The B’s did not have a talented enough roster- top to bottom- and especially on defense- to close the deal and get into the postseason. I can hammer the defense as a group, but you all saw it unfold throughout the course of the year, so at this point- what purpose does that serve? We knew the defense was the elephant in the room coming in, and yet, Boston’s best hope was that the forwards and goaltending, plus the character and experience on the roster would see the B’s through to the postseason.

Those intangibles weren’t sufficient. The gritty, hard-working types are important, but the top-tier NHL clubs all have them plus the even more critical multiple high-end players on the roster, some at each position. The St. Louis Blues immediately come to mind here.

Ironically- the B’s smashed the Blues in their last outing, which fueled the hope that Boston would hold on and get in. After inconceivable losses to New Jersey and Carolina (two teams looking up at them in the Eastern Conference standings) the B’s teased with a decisive win against Detroit only to crash and burn against the Senators. Those same Senators, by the way, who were also looking up at them in the standings and now get to pick ahead of the B’s, too. As Dennis Miller once said- “Talk about not having a date to the prom…”

When it all comes down to it, the 2015-16 Boston Bruins simply weren’t talented enough to be one of the league’s teams in the NHL’s spring 16, so they’re out. Sometimes, it is as simple as that. On many nights, the better team won, and the better squad wasn’t wearing the spoked B.

2. The coach is accountable but also needs an awfully long stick to score or break up offensive rushes from the bench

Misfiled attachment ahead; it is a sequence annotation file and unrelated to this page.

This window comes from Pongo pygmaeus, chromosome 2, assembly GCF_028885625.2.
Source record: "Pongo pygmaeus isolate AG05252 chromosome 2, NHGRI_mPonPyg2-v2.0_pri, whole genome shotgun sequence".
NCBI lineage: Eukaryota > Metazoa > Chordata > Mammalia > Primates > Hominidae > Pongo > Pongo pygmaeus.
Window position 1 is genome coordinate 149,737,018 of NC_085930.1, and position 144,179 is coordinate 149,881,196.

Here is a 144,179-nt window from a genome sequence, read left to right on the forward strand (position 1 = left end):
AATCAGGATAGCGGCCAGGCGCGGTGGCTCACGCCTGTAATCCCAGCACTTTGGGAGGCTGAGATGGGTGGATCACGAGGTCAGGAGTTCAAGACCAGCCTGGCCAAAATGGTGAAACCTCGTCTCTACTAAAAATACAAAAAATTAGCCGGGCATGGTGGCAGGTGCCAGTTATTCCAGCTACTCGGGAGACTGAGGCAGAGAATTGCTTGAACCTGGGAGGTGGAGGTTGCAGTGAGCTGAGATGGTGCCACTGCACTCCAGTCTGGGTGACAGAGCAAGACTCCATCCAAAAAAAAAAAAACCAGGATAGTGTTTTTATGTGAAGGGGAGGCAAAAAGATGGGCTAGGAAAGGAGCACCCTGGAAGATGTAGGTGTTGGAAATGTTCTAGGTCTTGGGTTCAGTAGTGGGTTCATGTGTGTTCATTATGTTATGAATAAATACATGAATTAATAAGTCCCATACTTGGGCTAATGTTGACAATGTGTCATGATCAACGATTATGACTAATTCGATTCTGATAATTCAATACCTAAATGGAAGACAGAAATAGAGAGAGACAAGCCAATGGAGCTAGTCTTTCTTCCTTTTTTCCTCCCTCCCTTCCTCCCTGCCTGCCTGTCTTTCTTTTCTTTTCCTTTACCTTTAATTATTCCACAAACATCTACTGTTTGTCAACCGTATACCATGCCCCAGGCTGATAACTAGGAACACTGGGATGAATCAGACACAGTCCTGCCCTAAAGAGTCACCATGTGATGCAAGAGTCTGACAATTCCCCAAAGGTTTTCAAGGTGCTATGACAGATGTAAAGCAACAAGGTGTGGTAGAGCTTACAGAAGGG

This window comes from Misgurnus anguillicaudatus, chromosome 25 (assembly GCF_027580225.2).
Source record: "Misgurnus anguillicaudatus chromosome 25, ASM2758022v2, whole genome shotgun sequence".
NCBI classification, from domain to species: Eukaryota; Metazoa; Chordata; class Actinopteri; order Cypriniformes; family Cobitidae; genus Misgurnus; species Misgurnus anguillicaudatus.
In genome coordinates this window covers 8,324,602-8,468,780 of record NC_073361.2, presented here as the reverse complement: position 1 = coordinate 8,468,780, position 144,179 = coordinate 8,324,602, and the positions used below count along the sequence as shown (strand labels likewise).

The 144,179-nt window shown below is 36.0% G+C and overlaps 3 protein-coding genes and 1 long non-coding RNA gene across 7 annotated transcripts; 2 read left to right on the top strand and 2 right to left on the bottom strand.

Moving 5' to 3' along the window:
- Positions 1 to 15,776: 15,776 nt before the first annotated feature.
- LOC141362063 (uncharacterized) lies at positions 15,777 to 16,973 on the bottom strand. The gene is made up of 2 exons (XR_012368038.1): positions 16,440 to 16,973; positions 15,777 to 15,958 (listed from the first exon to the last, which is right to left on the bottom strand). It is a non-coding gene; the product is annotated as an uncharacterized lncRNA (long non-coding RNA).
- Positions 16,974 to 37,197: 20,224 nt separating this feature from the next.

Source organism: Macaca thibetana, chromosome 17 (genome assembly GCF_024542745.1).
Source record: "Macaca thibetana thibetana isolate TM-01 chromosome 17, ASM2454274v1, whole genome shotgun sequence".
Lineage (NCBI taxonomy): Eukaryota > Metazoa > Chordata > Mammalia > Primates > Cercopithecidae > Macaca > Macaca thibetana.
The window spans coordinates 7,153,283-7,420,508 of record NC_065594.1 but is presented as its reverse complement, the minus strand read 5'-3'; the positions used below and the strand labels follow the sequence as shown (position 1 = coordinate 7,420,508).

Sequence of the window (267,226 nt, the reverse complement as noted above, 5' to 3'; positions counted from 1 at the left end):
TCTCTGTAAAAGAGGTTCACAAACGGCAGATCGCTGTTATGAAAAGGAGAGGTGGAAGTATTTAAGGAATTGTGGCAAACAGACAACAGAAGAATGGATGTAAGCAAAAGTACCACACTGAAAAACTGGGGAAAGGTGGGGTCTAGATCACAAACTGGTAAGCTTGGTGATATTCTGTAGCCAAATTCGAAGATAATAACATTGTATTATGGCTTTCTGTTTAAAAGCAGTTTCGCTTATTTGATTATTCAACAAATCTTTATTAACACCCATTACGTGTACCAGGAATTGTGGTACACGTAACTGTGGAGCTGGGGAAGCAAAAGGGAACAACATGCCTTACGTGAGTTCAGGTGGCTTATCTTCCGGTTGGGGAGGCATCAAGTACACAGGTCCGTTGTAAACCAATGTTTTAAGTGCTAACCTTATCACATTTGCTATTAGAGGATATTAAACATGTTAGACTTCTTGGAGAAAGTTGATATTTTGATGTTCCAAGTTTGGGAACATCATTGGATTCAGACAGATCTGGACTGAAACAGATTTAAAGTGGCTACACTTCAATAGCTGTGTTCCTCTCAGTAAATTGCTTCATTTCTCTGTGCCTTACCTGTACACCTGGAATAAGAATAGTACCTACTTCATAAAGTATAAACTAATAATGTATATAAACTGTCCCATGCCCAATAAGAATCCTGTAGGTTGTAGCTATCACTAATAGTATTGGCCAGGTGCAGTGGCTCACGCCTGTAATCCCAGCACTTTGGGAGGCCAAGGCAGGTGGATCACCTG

I understand and respect the criticisms of Claude Julien as the Bruins bench boss. I just don’t think the problems with Julien’s coaching are as simple as him not playing the ‘yutes (or the infamous- “he didn’t develop them!” canard) from start to finish. Experienced players are more trustworthy than inexperienced ones…that may upset some folks, but it’s a fact of life. There isn’t some vast conspiracy- there’s just so many things that happen behind the scenes that we in the media and fans aren’t privy to.

But there’s no denying it- if the players loved playing for him, they didn’t show it.  When the rubber met the road, the NHL Bruins simply didn’t perform for him with the season on the line.

Julien (barely) passed Art Ross for the top spot on Boston’s career coaching victories list, but the run to 400 wins stalled out badly at the end. And this much is true: you can’t point to the coach’s effectiveness at getting the guys to play hard for him without acknowledging that even with the lack of aforementioned talent, the 2015-16 Bruins (and 2014-15 squad too) didn’t play hard enough when it mattered most.

Julien is a class act and if the B’s opt to fire him over this, then so be it. He’ll get hired about 5 minutes later and continue to be a coach in this league- if not in Ottawa or Montreal, then somewhere. But Boston’s larger issue is- who will they bring in to replace him and will that person have much more to work with than Julien did? We’ll just have to cross that bridge when we get to it.

I won’t lie- I’ve gotten to know Julien a bit in the nine years he’s been with the team, so it is understandable why players like Patrice Bergeron love him so much. But, hockey is a business- a results-oriented one- and Julien’s teams have imploded down the stretch in consecutive years and even before that. If not for a fateful deflection that went wide and a tip that didn’t in Boston’s Game 7 win over Montreal in 2011, or the roaring comeback over the Toronto Maple Leafs in 2013, we likely would have witnessed Julien’s departure long ago.